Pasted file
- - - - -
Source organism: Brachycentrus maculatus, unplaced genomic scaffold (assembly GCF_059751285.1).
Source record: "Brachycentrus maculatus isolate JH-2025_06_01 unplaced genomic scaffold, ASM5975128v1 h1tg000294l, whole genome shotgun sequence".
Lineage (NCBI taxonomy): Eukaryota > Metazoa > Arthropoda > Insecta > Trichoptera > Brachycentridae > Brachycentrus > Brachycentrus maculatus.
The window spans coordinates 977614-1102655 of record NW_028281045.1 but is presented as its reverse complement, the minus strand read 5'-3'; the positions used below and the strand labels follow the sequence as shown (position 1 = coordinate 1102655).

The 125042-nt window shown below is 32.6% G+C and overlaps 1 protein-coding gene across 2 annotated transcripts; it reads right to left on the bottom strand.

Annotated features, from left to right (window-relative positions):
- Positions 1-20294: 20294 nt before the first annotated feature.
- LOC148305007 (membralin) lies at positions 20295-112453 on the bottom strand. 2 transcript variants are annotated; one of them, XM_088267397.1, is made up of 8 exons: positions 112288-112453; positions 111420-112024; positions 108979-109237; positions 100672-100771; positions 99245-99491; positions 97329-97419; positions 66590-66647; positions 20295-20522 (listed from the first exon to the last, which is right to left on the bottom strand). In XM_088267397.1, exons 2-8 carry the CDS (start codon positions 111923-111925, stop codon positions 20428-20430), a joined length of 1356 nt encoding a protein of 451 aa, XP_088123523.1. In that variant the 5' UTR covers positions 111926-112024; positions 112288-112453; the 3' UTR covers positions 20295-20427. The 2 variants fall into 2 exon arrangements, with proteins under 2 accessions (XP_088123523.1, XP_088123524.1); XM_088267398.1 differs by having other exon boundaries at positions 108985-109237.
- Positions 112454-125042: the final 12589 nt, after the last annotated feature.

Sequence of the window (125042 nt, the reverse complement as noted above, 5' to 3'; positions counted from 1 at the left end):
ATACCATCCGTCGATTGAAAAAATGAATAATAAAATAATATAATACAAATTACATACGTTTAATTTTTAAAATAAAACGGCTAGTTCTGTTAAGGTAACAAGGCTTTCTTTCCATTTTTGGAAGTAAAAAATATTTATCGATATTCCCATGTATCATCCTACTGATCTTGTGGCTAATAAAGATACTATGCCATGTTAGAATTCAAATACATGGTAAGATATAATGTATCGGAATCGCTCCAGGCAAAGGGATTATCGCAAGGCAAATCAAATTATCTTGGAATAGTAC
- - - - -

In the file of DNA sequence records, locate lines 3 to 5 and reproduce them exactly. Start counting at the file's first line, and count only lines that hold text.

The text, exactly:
Lineage (NCBI taxonomy): Eukaryota > Metazoa > Arthropoda > Insecta > Trichoptera > Brachycentridae > Brachycentrus > Brachycentrus maculatus.
The window spans coordinates 977614-1102655 of record NW_028281045.1 but is presented as its reverse complement, the minus strand read 5'-3'; the positions used below and the strand labels follow the sequence as shown (position 1 = coordinate 1102655).

The 125042-nt window shown below is 32.6% G+C and overlaps 1 protein-coding gene across 2 annotated transcripts; it reads right to left on the bottom strand.